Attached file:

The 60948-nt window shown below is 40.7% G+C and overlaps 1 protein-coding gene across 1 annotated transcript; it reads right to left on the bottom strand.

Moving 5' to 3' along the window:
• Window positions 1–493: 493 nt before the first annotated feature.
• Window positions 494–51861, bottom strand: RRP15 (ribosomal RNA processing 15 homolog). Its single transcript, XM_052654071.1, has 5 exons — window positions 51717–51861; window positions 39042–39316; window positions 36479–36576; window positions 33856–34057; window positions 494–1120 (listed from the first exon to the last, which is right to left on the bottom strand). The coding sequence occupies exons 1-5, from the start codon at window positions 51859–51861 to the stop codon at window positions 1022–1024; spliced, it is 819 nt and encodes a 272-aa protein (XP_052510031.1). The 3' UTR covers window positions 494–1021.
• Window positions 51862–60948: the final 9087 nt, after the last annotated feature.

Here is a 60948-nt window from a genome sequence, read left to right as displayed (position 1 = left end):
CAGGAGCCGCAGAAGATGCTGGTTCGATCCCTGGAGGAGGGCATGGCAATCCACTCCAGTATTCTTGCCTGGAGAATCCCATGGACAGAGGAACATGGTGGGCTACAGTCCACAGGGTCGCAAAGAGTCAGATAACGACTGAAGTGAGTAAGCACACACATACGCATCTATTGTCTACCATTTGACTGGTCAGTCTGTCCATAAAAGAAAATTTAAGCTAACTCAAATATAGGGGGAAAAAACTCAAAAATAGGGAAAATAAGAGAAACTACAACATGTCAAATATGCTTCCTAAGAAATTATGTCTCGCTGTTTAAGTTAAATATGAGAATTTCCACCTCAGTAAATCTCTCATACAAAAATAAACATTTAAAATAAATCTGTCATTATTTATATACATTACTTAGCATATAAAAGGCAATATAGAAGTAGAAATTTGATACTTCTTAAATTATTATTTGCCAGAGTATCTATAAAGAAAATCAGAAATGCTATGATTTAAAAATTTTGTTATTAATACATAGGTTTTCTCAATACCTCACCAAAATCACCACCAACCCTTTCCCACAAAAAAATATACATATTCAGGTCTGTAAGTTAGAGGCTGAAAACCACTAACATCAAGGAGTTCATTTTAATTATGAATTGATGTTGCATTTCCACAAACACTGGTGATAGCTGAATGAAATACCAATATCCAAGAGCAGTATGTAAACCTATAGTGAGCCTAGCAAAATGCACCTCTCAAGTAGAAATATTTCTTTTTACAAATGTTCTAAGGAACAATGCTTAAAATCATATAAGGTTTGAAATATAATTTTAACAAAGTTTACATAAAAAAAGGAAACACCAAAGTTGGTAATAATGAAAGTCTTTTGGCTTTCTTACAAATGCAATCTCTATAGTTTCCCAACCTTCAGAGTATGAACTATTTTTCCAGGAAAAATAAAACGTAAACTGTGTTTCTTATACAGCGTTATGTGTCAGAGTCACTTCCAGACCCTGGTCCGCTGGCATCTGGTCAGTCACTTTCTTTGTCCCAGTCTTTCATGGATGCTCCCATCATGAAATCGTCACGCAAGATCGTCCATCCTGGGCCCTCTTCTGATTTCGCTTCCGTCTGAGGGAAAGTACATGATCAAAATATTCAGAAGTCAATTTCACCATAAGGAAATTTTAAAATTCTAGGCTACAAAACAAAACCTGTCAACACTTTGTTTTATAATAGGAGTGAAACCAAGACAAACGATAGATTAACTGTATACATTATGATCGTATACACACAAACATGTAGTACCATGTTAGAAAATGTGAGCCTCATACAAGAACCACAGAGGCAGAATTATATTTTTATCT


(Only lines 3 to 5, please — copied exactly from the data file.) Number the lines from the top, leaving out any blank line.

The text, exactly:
• Window positions 1–493: 493 nt before the first annotated feature.
• Window positions 494–51861, bottom strand: RRP15 (ribosomal RNA processing 15 homolog). Its single transcript, XM_052654071.1, has 5 exons — window positions 51717–51861; window positions 39042–39316; window positions 36479–36576; window positions 33856–34057; window positions 494–1120 (listed from the first exon to the last, which is right to left on the bottom strand). The coding sequence occupies exons 1-5, from the start codon at window positions 51859–51861 to the stop codon at window positions 1022–1024; spliced, it is 819 nt and encodes a 272-aa protein (XP_052510031.1). The 3' UTR covers window positions 494–1021.
• Window positions 51862–60948: the final 9087 nt, after the last annotated feature.